I am an associate professor in the Electrical and Computer Engineering and Computer Science departments at the University of Toronto. My research spans various areas in operating systems and focuses on reliability and security. As software systems have grown in size and complexity, they have become increasingly prone to failures and attacks. I am interested in building systems that allow detecting these problems and recovering from them. Some of my current research projects are listed below. If you are a prospective student, please visit the students page also.
End-to-End Data Reliability
The goal of this project is to ensure data integrity in the face of software bugs. Currently, the project is focused on improving the reliability of file-system software. When file systems are buggy, they can cause data corruption and persistent application crashes. We have developed a system that ensures that a file-system disk image will remain consistent in the face of arbitrary file-system bugs. The key idea is to verify all file-system operations that update the disk at runtime using a well-defined set of consistency properties. This is joint work with Prof. Angela Demke Brown.
Operating System Instrumentation
A binary instrumentation system enables monitoring and manipulating every instruction in an executing binary. Binary instrumentation systems have been used for developing bug-finding and security tools. For example, Memcheck uses binary instrumentation to detect various types of memory errors dynamically, such as accessing memory after it has been freed. We have developed a binary instrumentation system for the Linux operating system (here is our initial design). We aim to use this system to develop tools to find memory bugs in the Linux kernel and to harden the kernel against buggy device drivers. This is joint work with Prof. Angela Demke Brown.
Data Protection and Recovery
The goal of this project is to simplify analysis and recovery from intrusions. When systems are compromised, they provide limited support for accurately analyzing the activities that occurred in the past, and thus intrusion analysis and recovery is a time-taking and error-prone operation. We have constructed an intrusion analysis system called Forensix that allows system administrators and security experts to quickly and easily track down sources of security incidents after they have happened. We have used Forensix to design a data recovery system called Taser that helps automatically revert the effects of intrusion activity, without affecting data that is unrelated to intrusions. We have also designed an application-level virtualization environment called Solitude for running untrusted network applications. Solitude protects critical data by limiting the propagation of attacks, thus complementing the Taser recovery system. We have applied these techniques for recovering data in web applications and for securing web browsers.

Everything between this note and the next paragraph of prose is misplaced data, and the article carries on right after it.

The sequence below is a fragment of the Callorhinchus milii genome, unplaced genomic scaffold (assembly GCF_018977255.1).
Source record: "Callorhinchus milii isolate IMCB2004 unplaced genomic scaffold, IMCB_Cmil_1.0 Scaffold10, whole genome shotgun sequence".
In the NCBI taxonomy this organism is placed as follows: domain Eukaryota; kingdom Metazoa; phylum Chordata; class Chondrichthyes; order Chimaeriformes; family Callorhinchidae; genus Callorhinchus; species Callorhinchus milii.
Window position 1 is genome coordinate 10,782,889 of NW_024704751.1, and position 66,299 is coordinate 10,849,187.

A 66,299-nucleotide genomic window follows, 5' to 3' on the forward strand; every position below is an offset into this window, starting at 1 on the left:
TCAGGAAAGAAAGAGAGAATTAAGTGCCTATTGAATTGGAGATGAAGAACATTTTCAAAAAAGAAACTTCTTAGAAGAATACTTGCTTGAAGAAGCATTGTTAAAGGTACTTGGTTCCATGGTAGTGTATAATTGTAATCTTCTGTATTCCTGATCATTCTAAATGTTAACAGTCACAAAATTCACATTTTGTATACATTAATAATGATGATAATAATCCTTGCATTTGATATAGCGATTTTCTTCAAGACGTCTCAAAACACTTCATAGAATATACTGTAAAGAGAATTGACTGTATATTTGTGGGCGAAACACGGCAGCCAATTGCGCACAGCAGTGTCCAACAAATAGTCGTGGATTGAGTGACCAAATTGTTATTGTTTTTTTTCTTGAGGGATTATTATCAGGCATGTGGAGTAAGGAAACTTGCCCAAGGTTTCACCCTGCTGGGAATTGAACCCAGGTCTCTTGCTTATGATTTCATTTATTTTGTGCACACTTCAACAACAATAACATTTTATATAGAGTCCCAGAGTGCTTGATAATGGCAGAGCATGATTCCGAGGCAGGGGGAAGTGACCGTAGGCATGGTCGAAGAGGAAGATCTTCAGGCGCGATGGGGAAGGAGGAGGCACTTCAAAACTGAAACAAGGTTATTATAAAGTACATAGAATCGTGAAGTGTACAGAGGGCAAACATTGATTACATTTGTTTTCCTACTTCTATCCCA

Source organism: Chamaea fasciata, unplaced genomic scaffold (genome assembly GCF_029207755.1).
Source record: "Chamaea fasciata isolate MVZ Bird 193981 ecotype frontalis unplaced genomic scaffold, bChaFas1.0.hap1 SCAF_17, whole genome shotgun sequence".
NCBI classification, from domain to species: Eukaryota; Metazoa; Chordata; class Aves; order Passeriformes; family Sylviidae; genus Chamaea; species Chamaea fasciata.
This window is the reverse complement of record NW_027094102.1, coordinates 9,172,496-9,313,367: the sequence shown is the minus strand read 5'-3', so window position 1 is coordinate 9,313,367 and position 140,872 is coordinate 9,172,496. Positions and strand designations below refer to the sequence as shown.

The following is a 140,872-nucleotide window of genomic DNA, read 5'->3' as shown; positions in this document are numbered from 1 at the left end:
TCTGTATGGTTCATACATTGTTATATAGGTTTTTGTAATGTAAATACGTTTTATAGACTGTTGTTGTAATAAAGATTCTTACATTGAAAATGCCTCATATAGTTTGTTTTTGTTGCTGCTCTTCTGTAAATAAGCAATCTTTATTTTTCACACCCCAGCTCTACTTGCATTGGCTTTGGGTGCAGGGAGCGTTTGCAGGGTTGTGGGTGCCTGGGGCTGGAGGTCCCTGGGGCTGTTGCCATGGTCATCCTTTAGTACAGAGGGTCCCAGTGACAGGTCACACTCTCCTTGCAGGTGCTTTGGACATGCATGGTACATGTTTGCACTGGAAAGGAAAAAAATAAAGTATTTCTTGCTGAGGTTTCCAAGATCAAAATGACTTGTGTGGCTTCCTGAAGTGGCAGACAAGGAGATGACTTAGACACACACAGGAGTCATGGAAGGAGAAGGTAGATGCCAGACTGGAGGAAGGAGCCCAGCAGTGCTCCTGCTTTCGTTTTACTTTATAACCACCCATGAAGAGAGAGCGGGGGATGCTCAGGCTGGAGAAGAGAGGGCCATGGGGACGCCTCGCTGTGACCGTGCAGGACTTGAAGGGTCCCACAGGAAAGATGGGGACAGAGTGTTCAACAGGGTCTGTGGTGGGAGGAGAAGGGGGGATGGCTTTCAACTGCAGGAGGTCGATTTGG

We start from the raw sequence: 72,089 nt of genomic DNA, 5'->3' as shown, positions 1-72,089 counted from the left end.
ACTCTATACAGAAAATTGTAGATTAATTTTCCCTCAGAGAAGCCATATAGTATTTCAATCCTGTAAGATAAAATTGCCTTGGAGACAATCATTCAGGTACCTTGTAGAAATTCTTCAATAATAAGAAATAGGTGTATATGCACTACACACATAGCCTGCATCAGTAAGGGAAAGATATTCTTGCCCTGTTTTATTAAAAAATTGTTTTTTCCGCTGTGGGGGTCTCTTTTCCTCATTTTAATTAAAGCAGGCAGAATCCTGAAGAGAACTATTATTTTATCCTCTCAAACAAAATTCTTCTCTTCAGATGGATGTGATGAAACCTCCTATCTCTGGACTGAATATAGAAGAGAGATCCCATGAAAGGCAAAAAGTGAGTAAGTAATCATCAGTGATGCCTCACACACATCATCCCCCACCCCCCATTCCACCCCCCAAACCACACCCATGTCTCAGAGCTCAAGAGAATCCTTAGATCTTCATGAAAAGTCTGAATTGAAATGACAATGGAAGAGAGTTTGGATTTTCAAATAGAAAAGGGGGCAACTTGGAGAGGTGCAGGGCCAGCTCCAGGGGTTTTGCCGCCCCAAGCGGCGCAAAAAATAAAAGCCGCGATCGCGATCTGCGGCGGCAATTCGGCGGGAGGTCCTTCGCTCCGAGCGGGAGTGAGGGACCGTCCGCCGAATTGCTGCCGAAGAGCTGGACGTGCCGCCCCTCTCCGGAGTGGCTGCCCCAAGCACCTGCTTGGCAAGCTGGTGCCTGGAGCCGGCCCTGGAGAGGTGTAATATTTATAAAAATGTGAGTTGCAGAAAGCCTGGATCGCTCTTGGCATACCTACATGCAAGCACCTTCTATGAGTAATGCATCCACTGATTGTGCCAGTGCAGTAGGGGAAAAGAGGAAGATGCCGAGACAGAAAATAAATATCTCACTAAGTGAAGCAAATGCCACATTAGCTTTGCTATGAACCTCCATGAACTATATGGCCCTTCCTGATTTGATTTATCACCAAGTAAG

- Daniel Fryer, Jack Sun, Rahat Mahmood, TingHao Cheng, Shaun Benjamin, Ashvin Goel and Angela Demke Brown. Recon: Verifying File System Consistency at Runtime. In Conference on File and Storage Technologies(FAST), Feb 2012. (awarded best paper).
- Peter Feiner, Angela Demke Brown and Ashvin Goel. Comprehensive Kernel Instrumentation via Dynamic Binary Translation. In Architectural Support for Programming Languages and Operating Systems (ASPLOS), Feb 2012.
- Vladan Djeric and Ashvin Goel. Securing Script-Based Extensibility in Web Browsers. In Proceedings of the USENIX Security Symposium, August 2010.
- Shvetank Jain and Fareha Shafique and Vladan Djeric and Ashvin Goel. Application-Level Isolation and Recovery with Solitude. In Proceedings of the EuroSys conference, Apr 2008.
- Ashvin Goel, Kenneth Po, Kamran Farhadi, Zheng Li and Eyal de Lara. The Taser Intrusion Recovery System. In Proceedings of the Symposium on Operating Systems Prinicples (SOSP), Oct 2005.
- Ashvin Goel, Luca Abeni, Charles Krasic, Jim Snow, and Jonathan Walpole. Supporting time-sensitive applications on general-purpose operating systems. In Proceedings of the Fifth USENIX Symposium on Operating Systems Design and Implementation (OSDI), Dec 2002.
- David Steere, Ashvin Goel, Joshua Gruenberg, Dylan McNamee, Calton Pu, and Jonathan Walpole. A feedback-driven proportion allocator for real-rate scheduling. In Proceedings of the Third USENIX Symposium on Operating Systems Design and Implementation (OSDI). USENIX, February 1999.
I am currently serving on the following program committees:
- DSN, 2013.
- FAST, 2013.
- Submission editor for Operating Systems Review (OSR), starting 2007.
I have served in the following program committees in the past:
- Eurosys, 2012, 2010.
- ICDCS, 2012, 2011 (vice chair, OS track), 2006.
- DSN, 2011, 2010.
- Hotdep, 2009, 2007.
- EuroSec, 2009, 2008.